Mass production of plastics has accelerated so rapidly that it has created 8.3 billion metric tons of plastics, of which 6.3 billion metric tons has become plastic waste, according to research. Only nine percent of it has been recycled, and 79 percent of the plastic waste is accumulating in landfills or sloughing off in the natural environment as litter, a National Geographic article notes. At some point, much of it consequently ends up in the ocean.


“We all knew there was a rapid and extreme increase in plastic production from 1950 until now, but actually quantifying the cumulative number for all plastic ever made was quite shocking,” Jenna Jambeck, associate professor, Center for Circular Materials Management, New Materials Institute, University of Georgia, says in the article. “This kind of increase would ‘break’ any system that was not prepared for it, and this is why we have seen leakage from global waste systems into the oceans.”


The research led by Jambeck, an environmental engineer who specializes in studying plastic waste in the oceans, two years ago found that an estimated eight million tons of plastic waste entered the ocean in 2010, and if trends do not change, more than 150 million tons of plastic waste will have entered the ocean by 2025, National Geographic reports. This poses not only a threat to vital ocean ecosystems, including critical fish nurseries and coral reefs, but it also adversely affects the health and longevity of marine species and humans.


With that research in mind, I was interested to learn that Dell, General Motors, Trek Bicycle, Interface, Van de Sant, Humanscale, Bureo and Herman Miller are collaborating to form a consortium called NextWave to develop a global, scalable and operational supply chain that reduces the amount of plastic entering ocean. Additionally, each company agrees to test integration of ocean-bound plastic into products or packaging and reduce source plastic across their operations and supply chain. Additional supporting members of the group include UN Environment, 5Gyres Institute, Zoological Society of London and New Materials Institute.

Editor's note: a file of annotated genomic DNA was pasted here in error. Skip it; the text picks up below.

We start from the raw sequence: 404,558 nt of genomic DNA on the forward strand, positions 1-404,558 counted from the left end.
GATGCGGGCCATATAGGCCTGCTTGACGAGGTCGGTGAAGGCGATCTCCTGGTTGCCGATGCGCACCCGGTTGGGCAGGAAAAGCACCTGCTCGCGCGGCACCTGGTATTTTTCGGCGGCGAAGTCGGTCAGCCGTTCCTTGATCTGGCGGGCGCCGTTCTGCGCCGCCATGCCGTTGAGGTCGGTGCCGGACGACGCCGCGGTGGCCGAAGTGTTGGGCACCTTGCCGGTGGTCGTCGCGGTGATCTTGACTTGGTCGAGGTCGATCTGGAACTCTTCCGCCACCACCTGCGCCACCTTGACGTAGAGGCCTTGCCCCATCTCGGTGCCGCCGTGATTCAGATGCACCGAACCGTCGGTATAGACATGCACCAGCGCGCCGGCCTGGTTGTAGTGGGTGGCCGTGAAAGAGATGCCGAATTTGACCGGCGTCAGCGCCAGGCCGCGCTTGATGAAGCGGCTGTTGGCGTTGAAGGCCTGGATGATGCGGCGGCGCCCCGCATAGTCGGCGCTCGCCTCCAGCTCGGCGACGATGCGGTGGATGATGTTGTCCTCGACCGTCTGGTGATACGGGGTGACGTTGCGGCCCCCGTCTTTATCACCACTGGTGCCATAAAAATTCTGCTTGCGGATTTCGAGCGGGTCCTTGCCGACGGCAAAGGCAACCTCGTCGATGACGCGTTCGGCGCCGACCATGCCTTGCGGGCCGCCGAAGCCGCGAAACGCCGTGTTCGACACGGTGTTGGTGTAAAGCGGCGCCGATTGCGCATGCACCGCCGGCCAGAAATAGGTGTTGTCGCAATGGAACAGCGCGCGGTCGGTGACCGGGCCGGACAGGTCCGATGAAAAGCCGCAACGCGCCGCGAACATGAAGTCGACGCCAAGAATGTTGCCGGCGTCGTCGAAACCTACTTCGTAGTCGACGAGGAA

NextWave says its members will share responsibility in development of a sustainable model that reduces ocean-bound plastic pollution at scale, while creating an economic and social benefit for multiple stakeholders. In addition, the group will ensure that the resulting supply chain has the infrastructure and support necessary to meet demand as well as align with globally approved social and environmental standards. Finally, the initiative will confirm the integrity of the supply chain and resulting product integration through chain-of-custody compliance and external, third-party verification of impact. NextWave anticipates that together, the companies will divert more than three million pounds of plastics from entering the ocean within five years—the equivalent to keeping 66 million water bottles from washing out to sea.


“I’m excited to see the private sector step up and take an active role in addressing the challenges of marine debris,” Jambeck said at a NextWave event. “By changing the way we think about waste, valuing the management of it and establishing groups such as [NextWave] that create an economically viable and scalable model, we can catalyze the development of infrastructure including new jobs and opportunities for economic innovation while improving the living conditions and health for millions of people around the world.”


Marine litter, and plastic, specifically, is on the rise. What are your thoughts on how a consortium such as NextWave can help address the problem?